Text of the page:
A three-judge panel of the United States Court of Appeals for the Second Circuit ruled on Tuesday that a man seeking long-term disability benefits under the Employee Retirement Income Security Act can pursue his lawsuit because the Hartford Life and Accident Insurance Company failed to provide a final decision on his benefits within 45 days of his administrative appeal, in violation of ERISA regulations.
The appeal ruling overturns the decision of U.S. District Judge Joanna Seybert of the Eastern District of New York, who granted The Hartford’s motion to dismiss on the grounds that the plaintiff, John McQuillin, has not exhausted his administrative remedies .
The panel of Circuit Judges José Cabranes, Guido Calabresi, and John Walker Jr. concluded that plaintiffs must exhaust their plans’ home remedies before filing federal lawsuits, and a plan’s remedies are “deemed exhausted if the plan administrator does not “strictly” adhere to the requirements of the relevant section of the labor regulations. They described the relevant regulations as “completely consistent” in their “text, structure, history and purpose”.
“A ‘post-review benefit determination’ must ultimately decide the claimant’s benefits within 45 days, assuming there are no special circumstances requiring an extension,” Walker wrote for the panel. “As of the 46th day after his appeal, Hartford had not determined McQuillin’s benefits or extended his review time. Thus, McQuillin was deemed to have exhausted his plan’s remedies and could sue in federal court.
The panel concluded that a valid “determination of benefits after examination” must determine whether the plaintiff is entitled to the benefits, rejecting Hartford’s argument that non-final decisions constitute determinations of benefits.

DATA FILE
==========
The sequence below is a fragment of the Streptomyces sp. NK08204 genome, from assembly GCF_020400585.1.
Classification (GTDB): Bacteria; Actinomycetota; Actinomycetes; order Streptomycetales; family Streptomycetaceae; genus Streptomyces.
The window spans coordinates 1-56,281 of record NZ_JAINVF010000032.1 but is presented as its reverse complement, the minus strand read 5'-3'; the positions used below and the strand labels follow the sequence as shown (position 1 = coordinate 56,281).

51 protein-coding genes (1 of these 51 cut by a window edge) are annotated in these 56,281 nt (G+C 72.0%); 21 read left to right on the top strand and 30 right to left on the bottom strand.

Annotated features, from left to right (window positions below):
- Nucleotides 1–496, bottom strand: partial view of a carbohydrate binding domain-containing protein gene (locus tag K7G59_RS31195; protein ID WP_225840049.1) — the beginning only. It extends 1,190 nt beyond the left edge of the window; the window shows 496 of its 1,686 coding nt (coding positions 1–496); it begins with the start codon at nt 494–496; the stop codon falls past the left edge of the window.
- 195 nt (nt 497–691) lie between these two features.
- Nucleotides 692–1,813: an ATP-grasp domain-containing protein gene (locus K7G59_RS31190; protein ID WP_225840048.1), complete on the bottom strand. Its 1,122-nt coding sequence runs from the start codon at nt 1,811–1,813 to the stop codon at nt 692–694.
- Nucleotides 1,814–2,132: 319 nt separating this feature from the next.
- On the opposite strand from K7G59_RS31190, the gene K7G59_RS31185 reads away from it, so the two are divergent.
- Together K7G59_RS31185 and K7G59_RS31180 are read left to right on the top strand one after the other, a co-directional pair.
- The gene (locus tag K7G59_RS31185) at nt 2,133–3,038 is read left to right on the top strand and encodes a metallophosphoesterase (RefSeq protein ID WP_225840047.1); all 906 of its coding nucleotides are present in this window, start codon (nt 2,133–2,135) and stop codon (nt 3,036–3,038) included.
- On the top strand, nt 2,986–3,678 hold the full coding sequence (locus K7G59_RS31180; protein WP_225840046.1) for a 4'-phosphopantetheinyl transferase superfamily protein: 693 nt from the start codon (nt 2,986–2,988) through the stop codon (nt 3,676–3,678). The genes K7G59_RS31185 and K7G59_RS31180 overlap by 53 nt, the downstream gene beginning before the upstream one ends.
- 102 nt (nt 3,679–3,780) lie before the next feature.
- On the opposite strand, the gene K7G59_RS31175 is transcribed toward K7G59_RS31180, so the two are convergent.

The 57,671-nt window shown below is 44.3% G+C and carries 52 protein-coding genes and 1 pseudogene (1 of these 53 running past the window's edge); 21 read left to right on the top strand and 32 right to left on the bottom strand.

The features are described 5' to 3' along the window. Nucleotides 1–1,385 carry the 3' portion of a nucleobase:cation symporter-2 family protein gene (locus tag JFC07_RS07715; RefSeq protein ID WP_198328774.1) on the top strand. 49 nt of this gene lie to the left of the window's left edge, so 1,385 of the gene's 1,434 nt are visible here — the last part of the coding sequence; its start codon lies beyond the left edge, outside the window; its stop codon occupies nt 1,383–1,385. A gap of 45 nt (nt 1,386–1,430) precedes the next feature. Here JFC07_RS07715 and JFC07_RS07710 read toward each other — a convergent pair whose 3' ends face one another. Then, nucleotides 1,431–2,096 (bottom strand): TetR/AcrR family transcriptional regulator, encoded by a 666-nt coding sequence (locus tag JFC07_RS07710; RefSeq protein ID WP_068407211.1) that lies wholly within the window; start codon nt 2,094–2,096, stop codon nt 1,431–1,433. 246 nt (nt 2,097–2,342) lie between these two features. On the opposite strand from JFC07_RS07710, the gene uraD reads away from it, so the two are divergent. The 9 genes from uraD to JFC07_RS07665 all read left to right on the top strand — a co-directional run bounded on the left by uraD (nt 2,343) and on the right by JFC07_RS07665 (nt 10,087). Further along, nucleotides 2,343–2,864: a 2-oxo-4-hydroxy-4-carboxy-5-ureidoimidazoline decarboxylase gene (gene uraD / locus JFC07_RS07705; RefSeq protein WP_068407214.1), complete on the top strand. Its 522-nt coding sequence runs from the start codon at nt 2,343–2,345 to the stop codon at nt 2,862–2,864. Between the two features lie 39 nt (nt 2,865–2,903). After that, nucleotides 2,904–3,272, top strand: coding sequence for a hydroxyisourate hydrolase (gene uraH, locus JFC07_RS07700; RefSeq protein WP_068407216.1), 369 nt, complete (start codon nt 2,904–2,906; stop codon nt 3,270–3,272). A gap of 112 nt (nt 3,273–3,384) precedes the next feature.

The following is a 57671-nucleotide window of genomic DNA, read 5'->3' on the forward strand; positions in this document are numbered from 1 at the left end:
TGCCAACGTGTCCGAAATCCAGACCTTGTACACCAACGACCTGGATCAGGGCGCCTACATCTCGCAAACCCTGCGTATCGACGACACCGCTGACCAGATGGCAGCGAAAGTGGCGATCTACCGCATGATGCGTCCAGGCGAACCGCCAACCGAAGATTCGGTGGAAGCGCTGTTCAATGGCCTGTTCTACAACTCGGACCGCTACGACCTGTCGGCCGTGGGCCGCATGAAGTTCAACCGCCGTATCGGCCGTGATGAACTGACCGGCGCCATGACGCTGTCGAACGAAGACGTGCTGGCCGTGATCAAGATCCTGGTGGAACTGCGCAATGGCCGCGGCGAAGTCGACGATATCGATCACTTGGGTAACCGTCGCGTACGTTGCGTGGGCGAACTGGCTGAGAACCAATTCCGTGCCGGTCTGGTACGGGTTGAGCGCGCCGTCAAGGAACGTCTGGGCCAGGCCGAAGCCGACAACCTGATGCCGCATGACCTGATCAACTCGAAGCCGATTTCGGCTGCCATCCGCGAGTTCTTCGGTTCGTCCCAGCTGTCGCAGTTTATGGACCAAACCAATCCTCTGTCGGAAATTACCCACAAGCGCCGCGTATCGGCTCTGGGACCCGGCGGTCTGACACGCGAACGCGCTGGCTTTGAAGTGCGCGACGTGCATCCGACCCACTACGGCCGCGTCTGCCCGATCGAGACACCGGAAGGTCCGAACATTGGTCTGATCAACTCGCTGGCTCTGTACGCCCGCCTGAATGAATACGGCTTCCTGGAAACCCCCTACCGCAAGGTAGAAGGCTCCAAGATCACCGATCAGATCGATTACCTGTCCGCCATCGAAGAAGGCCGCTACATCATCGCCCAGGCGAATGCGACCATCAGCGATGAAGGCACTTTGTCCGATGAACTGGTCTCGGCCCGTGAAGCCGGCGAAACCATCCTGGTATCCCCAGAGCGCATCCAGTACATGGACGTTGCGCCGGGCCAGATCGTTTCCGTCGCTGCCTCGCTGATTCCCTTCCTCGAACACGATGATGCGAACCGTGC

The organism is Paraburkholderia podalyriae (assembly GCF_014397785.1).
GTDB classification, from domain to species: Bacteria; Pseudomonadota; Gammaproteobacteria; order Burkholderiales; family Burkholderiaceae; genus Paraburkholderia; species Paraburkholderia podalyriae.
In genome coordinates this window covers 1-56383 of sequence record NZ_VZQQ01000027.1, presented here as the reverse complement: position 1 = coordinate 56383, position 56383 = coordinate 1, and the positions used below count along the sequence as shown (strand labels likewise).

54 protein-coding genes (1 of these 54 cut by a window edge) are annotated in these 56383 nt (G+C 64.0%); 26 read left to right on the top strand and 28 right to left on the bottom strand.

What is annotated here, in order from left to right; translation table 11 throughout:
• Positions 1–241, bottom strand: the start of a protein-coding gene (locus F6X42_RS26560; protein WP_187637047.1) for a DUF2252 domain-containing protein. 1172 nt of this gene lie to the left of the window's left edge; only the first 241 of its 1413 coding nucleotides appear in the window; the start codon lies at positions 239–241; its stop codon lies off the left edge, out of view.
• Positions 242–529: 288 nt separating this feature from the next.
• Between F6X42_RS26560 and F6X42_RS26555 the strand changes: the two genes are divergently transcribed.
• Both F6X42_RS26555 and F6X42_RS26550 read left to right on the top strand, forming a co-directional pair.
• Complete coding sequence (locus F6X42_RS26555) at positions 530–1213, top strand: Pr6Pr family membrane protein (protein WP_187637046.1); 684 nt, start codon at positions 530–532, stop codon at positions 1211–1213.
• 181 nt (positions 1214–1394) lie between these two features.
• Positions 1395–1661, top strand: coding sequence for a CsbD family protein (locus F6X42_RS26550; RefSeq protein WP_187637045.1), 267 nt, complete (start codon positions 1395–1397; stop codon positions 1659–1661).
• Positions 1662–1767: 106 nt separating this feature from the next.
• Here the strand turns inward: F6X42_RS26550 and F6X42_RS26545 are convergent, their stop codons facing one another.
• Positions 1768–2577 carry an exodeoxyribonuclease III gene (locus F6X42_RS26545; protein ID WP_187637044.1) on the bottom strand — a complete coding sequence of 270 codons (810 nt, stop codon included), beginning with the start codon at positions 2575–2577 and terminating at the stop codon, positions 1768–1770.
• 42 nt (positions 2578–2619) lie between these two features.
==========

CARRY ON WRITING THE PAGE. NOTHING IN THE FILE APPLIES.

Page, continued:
The U.S. Secretary of Labor and the American Council of Life Insurers each filed amicus briefs in the case, with the DOL supporting McQuillan and the ACLI supporting Hartford.
The Labor Department’s brief, signed by Senior Prosecutor Marcia Bove of the Department’s Counsel Plan Benefits Security Division, said the district court’s interpretation could lead to an outcome “thwarting the ‘ERISA’s goal’ to provide access to federal courts.
“Enforcing the 45-day time limit imposed by the regulations for reviewing disability claim denials is essential to protect claimants who need the replacement income provided by disability benefits,” Bove wrote. “The district court’s interpretation of the settlement, if upheld, risks nullifying these requirements.”
The American Council of Life Insurers was represented by attorneys from Ogletree, Deakins, Nash, Smoak & Stewart, who argued in their brief that Hartford’s process complied with ERISA.
Claims administrators should be able to “make complete and accurate claims decisions based on a complete evidentiary record,” they argued.
“Claims Administrators have no inclination or incentive to drag out the already complex and time-consuming disability claims process, and neither Claimant nor the Department has offered any support for such an outcome,” they wrote. they wrote.